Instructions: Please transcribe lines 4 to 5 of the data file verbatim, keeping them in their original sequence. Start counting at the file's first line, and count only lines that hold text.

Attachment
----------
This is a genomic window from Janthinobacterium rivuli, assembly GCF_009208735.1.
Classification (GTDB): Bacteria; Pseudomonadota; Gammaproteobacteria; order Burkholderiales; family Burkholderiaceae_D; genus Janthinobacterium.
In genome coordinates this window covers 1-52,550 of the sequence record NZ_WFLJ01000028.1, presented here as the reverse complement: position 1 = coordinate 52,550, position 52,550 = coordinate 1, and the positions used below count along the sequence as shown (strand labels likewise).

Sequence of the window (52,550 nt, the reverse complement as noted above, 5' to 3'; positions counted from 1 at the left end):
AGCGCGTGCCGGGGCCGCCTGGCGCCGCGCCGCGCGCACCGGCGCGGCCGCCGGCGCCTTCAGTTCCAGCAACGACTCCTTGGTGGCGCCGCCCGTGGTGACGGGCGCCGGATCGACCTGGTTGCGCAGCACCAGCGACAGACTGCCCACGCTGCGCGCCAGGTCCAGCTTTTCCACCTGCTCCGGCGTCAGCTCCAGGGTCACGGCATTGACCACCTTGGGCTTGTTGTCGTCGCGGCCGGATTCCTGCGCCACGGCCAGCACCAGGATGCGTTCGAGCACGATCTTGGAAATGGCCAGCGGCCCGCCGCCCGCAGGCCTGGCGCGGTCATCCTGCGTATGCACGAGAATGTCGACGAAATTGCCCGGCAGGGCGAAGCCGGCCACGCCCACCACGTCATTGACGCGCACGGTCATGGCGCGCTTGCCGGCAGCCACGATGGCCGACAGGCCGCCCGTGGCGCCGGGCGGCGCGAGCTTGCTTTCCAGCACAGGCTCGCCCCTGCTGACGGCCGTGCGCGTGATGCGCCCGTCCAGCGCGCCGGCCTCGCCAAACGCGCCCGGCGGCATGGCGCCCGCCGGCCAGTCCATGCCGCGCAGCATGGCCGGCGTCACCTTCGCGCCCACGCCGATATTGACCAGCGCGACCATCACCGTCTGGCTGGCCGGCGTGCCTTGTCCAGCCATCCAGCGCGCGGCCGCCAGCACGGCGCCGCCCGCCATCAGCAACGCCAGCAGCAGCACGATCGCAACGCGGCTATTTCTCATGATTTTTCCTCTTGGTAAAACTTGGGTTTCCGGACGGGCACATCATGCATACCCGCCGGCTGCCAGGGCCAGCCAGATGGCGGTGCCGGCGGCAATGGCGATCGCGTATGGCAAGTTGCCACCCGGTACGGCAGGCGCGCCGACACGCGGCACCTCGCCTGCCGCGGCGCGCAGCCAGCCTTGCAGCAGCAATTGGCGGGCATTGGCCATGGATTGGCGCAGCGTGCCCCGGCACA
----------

Sequence of the window (52,550 nt, the reverse complement as noted above, 5' to 3'; positions counted from 1 at the left end):
AGCGCGTGCCGGGGCCGCCTGGCGCCGCGCCGCGCGCACCGGCGCGGCCGCCGGCGCCTTCAGTTCCAGCAACGACTCCTTGGTGGCGCCGCCCGTGGTGACGGGCGCCGGATCGACCTGGTTGCGCAGCACCAGCGACAGACTGCCCACGCTGCGCGCCAGGTCCAGCTTTTCCACCTGCTCCGGCGTCAGCTCCAGGGTCACGGCATTGACCACCTTGGGCTTGTTGTCGTCGCGGCCGGATTCCTGCGCCACGGCCAGCACCAGGATGCGTTCGAGCACGATCTTGGAAATGGCCAGCGGCCCGCCGCCCGCAGGCCTGGCGCGGTCATCCTGCGTATGCACGAGAATGTCGACGAAATTGCCCGGCAGGGCGAAGCCGGCCACGCCCACCACGTCATTGACGCGCACGGTCATGGCGCGCTTGCCGGCAGCCACGATGGCCGACAGGCCGCCCGTGGCGCCGGGCGGCGCGAGCTTGCTTTCCAGCACAGGCTCGCCCCTGCTGACGGCCGTGCGCGTGATGCGCCCGTCCAGCGCGCCGGCCTCGCCAAACGCGCCCGGCGGCATGGCGCCCGCCGGCCAGTCCATGCCGCGCAGCATGGCCGGCGTCACCTTCGCGCCCACGCCGATATTGACCAGCGCGACCATCACCGTCTGGCTGGCCGGCGTGCCTTGTCCAGCCATCCAGCGCGCGGCCGCCAGCACGGCGCCGCCCGCCATCAGCAACGCCAGCAGCAGCACGATCGCAACGCGGCTATTTCTCATGATTTTTCCTCTTGGTAAAACTTGGGTTTCCGGACGGGCACATCATGCATACCCGCCGGCTGCCAGGGCCAGCCAGATGGCGGTGCCGGCGGCAATGGCGATCGCGTATGGCAAGTTGCCACCCGGTACGGCAGGCGCGCCGACACGCGGCACCTCGCCTGCCGCGGCGCGCAGCCAGCCTTGCAGCAGCAATTGGCGGGCATTGGCCATGGATTGGCGCAGCGTGCCCCGGCACA